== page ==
Kevin Smith's Red State premiered to mixed reviews and a small group of protesters at the Sundance Film Festival Jan. 22. But, even more than the film's provocative premise — which has been described as “a horror/comedy/satire about a Westboro Baptist Church-esque fundamentalist community that murders those it finds abominations in God's eyes (aka gay people)” — it was the veteran filmmaker's post-screening Q&A antics that drew the most attention.
New Cincinnati Film Festival (CFF) Director of Programming Brandon Harris isn't shy about pimping the quality of his choices for this year's fest: “This represents the most ambitious and internationally acclaimed program of films ever screened in Cincinnati.”
Emilio Estevez has been making movies nearly as far back as I can remember going to movies.
My first memories of Estevez date back to 1983's The Outsiders, in which he was but one of many young actor dudes (including but not limited toTom Cruise, Patrick Swayze, Rob Lowe and Matt Dillon) to grace Francis Ford Coppola's slick, black-and-white adaptation of S.E. Hinton's novel. That was followed by Alex Cox's Repo Man, which I wouldn't see until several years after its 1984 theatrical release (when I was old enough to rent it for myself) and which probably stands, at this late date, as the best film with which Estevez has ever been associated.
The Greater Cincinnati Film Commission continues to bring film shoots to the Queen City — next up is Andy Goddard's The Blunderer, starring Jessica Biel and Patrick Wilson. The film, based on the Patricia Highsmith novel of the same name, begins filming on Nov. 17 and will be shot entirely in Cincinnati.
Director Andy Goddard, who's worked on various TV shows and directed the upcoming Elijah Wood drama Set Fire to the Stars, will take on the 1954 psychological thriller by Highsmith. Another adaptation from the author, Carol, was filmed locally this past spring — it starred Cate Blanchett, Rooney Mara, Sarah Paulson and Kyle Chandler and was directed by Todd Haynes. It will debut sometime in 2015.
Producers from Carol are returning for the second time this year, giving major kudos to the city.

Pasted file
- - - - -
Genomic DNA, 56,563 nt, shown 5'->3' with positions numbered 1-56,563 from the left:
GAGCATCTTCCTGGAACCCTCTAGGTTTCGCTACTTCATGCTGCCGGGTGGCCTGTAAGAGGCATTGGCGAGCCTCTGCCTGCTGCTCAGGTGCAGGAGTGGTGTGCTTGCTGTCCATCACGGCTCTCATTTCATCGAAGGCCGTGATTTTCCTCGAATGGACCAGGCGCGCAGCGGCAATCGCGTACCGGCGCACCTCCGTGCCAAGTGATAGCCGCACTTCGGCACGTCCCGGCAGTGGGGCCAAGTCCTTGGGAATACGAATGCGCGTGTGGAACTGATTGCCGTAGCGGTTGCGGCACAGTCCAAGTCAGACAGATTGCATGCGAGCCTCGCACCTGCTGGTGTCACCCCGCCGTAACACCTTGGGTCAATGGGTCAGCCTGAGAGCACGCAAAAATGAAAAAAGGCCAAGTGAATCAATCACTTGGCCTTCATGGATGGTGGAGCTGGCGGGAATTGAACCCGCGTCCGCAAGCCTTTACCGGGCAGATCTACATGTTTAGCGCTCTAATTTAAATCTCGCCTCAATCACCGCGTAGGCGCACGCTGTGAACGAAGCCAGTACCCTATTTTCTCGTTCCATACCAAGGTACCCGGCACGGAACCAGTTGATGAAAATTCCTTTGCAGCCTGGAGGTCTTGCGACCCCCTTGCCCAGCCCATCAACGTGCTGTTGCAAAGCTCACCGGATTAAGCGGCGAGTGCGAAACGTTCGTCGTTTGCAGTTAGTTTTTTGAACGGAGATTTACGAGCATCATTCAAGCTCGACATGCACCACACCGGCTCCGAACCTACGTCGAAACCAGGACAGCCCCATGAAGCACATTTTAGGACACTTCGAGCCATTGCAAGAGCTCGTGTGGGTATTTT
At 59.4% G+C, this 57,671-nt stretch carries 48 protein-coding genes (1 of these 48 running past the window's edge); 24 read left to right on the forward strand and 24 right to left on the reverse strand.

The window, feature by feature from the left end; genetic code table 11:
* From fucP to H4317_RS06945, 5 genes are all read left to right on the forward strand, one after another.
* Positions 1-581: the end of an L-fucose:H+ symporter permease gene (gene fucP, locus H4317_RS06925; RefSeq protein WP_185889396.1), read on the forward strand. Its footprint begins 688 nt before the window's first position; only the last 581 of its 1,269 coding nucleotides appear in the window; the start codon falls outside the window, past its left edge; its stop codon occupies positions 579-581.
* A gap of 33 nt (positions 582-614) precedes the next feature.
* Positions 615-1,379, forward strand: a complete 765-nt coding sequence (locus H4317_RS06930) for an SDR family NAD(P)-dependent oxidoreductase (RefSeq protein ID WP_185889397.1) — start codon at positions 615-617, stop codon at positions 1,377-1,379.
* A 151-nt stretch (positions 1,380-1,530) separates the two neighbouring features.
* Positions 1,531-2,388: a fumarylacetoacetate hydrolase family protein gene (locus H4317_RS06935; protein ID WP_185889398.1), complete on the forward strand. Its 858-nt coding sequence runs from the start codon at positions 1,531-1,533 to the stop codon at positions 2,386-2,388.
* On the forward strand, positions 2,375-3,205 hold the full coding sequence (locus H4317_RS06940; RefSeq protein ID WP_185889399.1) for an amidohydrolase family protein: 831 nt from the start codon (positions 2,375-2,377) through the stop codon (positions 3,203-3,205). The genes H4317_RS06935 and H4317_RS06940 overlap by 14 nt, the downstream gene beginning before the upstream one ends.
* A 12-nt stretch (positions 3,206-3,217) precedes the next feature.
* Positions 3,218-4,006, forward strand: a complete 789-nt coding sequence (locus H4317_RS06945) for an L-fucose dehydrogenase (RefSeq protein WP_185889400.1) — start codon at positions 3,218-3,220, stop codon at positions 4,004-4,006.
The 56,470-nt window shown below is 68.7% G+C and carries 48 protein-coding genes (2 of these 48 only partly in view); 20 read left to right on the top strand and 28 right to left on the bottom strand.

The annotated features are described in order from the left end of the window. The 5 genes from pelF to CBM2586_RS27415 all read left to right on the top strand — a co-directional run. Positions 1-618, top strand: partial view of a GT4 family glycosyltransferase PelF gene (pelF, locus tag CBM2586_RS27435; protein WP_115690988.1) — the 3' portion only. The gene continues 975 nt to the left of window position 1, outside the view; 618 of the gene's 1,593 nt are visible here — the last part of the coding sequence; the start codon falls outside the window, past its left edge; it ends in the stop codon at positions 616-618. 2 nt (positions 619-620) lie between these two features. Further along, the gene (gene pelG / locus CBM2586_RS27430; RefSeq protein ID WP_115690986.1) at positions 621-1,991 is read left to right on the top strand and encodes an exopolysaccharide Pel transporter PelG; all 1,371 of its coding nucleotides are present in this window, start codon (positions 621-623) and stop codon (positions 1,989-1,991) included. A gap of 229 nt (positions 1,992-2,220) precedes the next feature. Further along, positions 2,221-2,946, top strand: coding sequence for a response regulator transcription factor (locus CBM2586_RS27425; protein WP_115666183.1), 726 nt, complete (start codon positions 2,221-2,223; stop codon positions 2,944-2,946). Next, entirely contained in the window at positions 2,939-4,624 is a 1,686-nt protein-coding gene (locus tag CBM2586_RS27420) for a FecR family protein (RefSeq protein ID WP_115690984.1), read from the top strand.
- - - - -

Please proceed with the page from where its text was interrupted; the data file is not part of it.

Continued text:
"We had a great experience in Cincinnati on our film Carol," said Christine Vachon of Killer Films in a press release. “The Film Commission, the rebate, locations, infrastructure and welcoming people of Cincinnati brought us back a second time within one year."
It also sounds like this will be another production that takes advantage of Cincinnati's historic architecture and temporarily puts the city in a retro time warp — filmmakers are looking for period cars from 1960 or earlier. To get involved with that, email firstname.lastname@example.org.
Additionally, they're looking for extras (send a headshot and email to email@example.com) and qualified crew (send resume to firstname.lastname@example.org). The Blunderer is set to film here Nov. 17-Dec. 21.
The Academy Awards didn’t suck. Yes, the 81st annual industry wank-fest had its share of indelible moments, none more affecting than the graceful speeches by the two Milk-related winners: screenwriter Dustin Lance Black and actor Sean Penn.
Is anyone else as jazzed as I am about the new Star Trek film? It looks like a thrilling ride.
It's due in theaters May 8, and there's already a sequel planned.
Live long and prosper
The fall movie season gets a much-needed kick in the ass this week, as no fewer than a half-dozen worthwhile (or at least intriguing) films in a variety of genres hit movie houses.
I just finished reading Shock Value, Jason Zinoman's entertaining look at “how a few eccentric outsiders gave us nightmares, conquered Hollywood and invented modern horror.”
The book celebrates a genre and group of filmmakers often ghettoized when compared to the better-known New Hollywood revolution of the 1970s, a rightly celebrated period and movement — roughly between Arthur Penn's Bonnie and Clyde (1967) and Martin Scorsese's Raging Bull (1980) — that was investigated in Peter Biskind's equally entertaining Easy Riders, Raging Bulls.